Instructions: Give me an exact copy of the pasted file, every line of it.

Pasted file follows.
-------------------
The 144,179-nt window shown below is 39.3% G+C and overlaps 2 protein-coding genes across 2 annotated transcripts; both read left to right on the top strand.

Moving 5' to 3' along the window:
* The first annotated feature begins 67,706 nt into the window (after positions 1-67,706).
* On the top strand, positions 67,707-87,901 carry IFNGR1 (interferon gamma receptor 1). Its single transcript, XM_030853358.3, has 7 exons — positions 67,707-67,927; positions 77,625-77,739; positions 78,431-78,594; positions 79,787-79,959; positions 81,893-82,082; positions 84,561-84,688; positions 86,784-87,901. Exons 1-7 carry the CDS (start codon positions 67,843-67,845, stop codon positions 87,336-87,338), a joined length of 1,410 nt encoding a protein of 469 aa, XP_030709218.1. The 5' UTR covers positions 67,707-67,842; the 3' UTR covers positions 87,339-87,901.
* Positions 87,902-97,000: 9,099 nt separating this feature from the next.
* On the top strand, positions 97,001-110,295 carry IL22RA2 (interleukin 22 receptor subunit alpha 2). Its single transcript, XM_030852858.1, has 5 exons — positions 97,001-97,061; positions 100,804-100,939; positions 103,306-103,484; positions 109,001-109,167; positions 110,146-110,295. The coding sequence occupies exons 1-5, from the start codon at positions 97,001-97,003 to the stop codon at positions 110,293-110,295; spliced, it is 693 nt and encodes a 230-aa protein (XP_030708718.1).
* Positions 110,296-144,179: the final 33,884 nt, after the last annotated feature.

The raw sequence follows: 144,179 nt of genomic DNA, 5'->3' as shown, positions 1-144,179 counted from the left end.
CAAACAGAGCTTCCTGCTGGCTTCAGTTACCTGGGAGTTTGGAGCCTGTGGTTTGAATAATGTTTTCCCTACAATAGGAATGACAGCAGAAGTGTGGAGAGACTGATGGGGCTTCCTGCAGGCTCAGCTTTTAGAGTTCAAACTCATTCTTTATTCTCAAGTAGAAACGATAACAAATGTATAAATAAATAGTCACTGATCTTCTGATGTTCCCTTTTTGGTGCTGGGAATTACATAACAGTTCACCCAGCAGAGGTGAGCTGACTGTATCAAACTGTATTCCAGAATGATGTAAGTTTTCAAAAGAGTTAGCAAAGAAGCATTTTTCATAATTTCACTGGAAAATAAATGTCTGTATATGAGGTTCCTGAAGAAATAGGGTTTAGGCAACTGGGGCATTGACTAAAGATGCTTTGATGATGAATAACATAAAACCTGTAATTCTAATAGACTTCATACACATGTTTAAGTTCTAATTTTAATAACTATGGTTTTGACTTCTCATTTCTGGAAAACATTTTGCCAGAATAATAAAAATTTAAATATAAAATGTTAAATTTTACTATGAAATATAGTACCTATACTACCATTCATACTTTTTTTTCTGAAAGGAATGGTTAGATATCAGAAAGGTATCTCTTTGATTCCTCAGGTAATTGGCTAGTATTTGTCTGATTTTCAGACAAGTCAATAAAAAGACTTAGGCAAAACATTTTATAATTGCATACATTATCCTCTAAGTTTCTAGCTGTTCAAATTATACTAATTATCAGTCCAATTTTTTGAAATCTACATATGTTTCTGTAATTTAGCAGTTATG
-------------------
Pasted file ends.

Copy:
The 144,179-nt window shown below is 39.3% G+C and overlaps 2 protein-coding genes across 2 annotated transcripts; both read left to right on the top strand.

Moving 5' to 3' along the window:
* The first annotated feature begins 67,706 nt into the window (after positions 1-67,706).
* On the top strand, positions 67,707-87,901 carry IFNGR1 (interferon gamma receptor 1). Its single transcript, XM_030853358.3, has 7 exons — positions 67,707-67,927; positions 77,625-77,739; positions 78,431-78,594; positions 79,787-79,959; positions 81,893-82,082; positions 84,561-84,688; positions 86,784-87,901. Exons 1-7 carry the CDS (start codon positions 67,843-67,845, stop codon positions 87,336-87,338), a joined length of 1,410 nt encoding a protein of 469 aa, XP_030709218.1. The 5' UTR covers positions 67,707-67,842; the 3' UTR covers positions 87,339-87,901.
* Positions 87,902-97,000: 9,099 nt separating this feature from the next.
* On the top strand, positions 97,001-110,295 carry IL22RA2 (interleukin 22 receptor subunit alpha 2). Its single transcript, XM_030852858.1, has 5 exons — positions 97,001-97,061; positions 100,804-100,939; positions 103,306-103,484; positions 109,001-109,167; positions 110,146-110,295. The coding sequence occupies exons 1-5, from the start codon at positions 97,001-97,003 to the stop codon at positions 110,293-110,295; spliced, it is 693 nt and encodes a 230-aa protein (XP_030708718.1).
* Positions 110,296-144,179: the final 33,884 nt, after the last annotated feature.

The raw sequence follows: 144,179 nt of genomic DNA, 5'->3' as shown, positions 1-144,179 counted from the left end.
CAAACAGAGCTTCCTGCTGGCTTCAGTTACCTGGGAGTTTGGAGCCTGTGGTTTGAATAATGTTTTCCCTACAATAGGAATGACAGCAGAAGTGTGGAGAGACTGATGGGGCTTCCTGCAGGCTCAGCTTTTAGAGTTCAAACTCATTCTTTATTCTCAAGTAGAAACGATAACAAATGTATAAATAAATAGTCACTGATCTTCTGATGTTCCCTTTTTGGTGCTGGGAATTACATAACAGTTCACCCAGCAGAGGTGAGCTGACTGTATCAAACTGTATTCCAGAATGATGTAAGTTTTCAAAAGAGTTAGCAAAGAAGCATTTTTCATAATTTCACTGGAAAATAAATGTCTGTATATGAGGTTCCTGAAGAAATAGGGTTTAGGCAACTGGGGCATTGACTAAAGATGCTTTGATGATGAATAACATAAAACCTGTAATTCTAATAGACTTCATACACATGTTTAAGTTCTAATTTTAATAACTATGGTTTTGACTTCTCATTTCTGGAAAACATTTTGCCAGAATAATAAAAATTTAAATATAAAATGTTAAATTTTACTATGAAATATAGTACCTATACTACCATTCATACTTTTTTTTCTGAAAGGAATGGTTAGATATCAGAAAGGTATCTCTTTGATTCCTCAGGTAATTGGCTAGTATTTGTCTGATTTTCAGACAAGTCAATAAAAAGACTTAGGCAAAACATTTTATAATTGCATACATTATCCTCTAAGTTTCTAGCTGTTCAAATTATACTAATTATCAGTCCAATTTTTTGAAATCTACATATGTTTCTGTAATTTAGCAGTTATG